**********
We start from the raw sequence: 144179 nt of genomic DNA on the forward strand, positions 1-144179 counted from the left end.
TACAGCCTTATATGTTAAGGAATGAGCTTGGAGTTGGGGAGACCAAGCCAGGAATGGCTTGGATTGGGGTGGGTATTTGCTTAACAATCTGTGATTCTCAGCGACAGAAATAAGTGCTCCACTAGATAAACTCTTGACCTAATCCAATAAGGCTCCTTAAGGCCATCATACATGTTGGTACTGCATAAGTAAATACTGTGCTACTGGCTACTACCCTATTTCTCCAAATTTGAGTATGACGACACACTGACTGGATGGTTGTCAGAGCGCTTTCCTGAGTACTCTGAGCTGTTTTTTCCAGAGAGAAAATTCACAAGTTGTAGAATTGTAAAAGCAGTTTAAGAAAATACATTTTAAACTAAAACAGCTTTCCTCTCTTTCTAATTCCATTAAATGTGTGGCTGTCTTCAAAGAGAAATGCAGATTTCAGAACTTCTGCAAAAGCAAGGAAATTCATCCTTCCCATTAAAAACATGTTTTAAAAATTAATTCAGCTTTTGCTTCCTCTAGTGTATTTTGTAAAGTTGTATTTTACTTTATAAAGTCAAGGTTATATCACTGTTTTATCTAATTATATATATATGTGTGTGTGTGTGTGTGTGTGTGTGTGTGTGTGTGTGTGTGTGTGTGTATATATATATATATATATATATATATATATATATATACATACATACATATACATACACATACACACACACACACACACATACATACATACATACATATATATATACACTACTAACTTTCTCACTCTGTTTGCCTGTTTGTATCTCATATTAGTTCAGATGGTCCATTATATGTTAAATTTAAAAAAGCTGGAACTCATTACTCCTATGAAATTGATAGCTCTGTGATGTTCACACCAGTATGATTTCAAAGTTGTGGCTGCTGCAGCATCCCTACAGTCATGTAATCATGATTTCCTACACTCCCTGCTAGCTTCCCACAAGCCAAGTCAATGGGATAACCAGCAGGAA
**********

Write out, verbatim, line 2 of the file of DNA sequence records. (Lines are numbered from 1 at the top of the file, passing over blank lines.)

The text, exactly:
TACAGCCTTATATGTTAAGGAATGAGCTTGGAGTTGGGGAGACCAAGCCAGGAATGGCTTGGATTGGGGTGGGTATTTGCTTAACAATCTGTGATTCTCAGCGACAGAAATAAGTGCTCCACTAGATAAACTCTTGACCTAATCCAATAAGGCTCCTTAAGGCCATCATACATGTTGGTACTGCATAAGTAAATACTGTGCTACTGGCTACTACCCTATTTCTCCAAATTTGAGTATGACGACACACTGACTGGATGGTTGTCAGAGCGCTTTCCTGAGTACTCTGAGCTGTTTTTTCCAGAGAGAAAATTCACAAGTTGTAGAATTGTAAAAGCAGTTTAAGAAAATACATTTTAAACTAAAACAGCTTTCCTCTCTTTCTAATTCCATTAAATGTGTGGCTGTCTTCAAAGAGAAATGCAGATTTCAGAACTTCTGCAAAAGCAAGGAAATTCATCCTTCCCATTAAAAACATGTTTTAAAAATTAATTCAGCTTTTGCTTCCTCTAGTGTATTTTGTAAAGTTGTATTTTACTTTATAAAGTCAAGGTTATATCACTGTTTTATCTAATTATATATATATGTGTGTGTGTGTGTGTGTGTGTGTGTGTGTGTGTGTGTGTGTGTGTGTATATATATATATATATATATATATATATATATATATACATACATACATATACATACACATACACACACACACACACACATACATACATACATACATATATATATACACTACTAACTTTCTCACTCTGTTTGCCTGTTTGTATCTCATATTAGTTCAGATGGTCCATTATATGTTAAATTTAAAAAAGCTGGAACTCATTACTCCTATGAAATTGATAGCTCTGTGATGTTCACACCAGTATGATTTCAAAGTTGTGGCTGCTGCAGCATCCCTACAGTCATGTAATCATGATTTCCTACACTCCCTGCTAGCTTCCCACAAGCCAAGTCAATGGGATAACCAGCAGGAA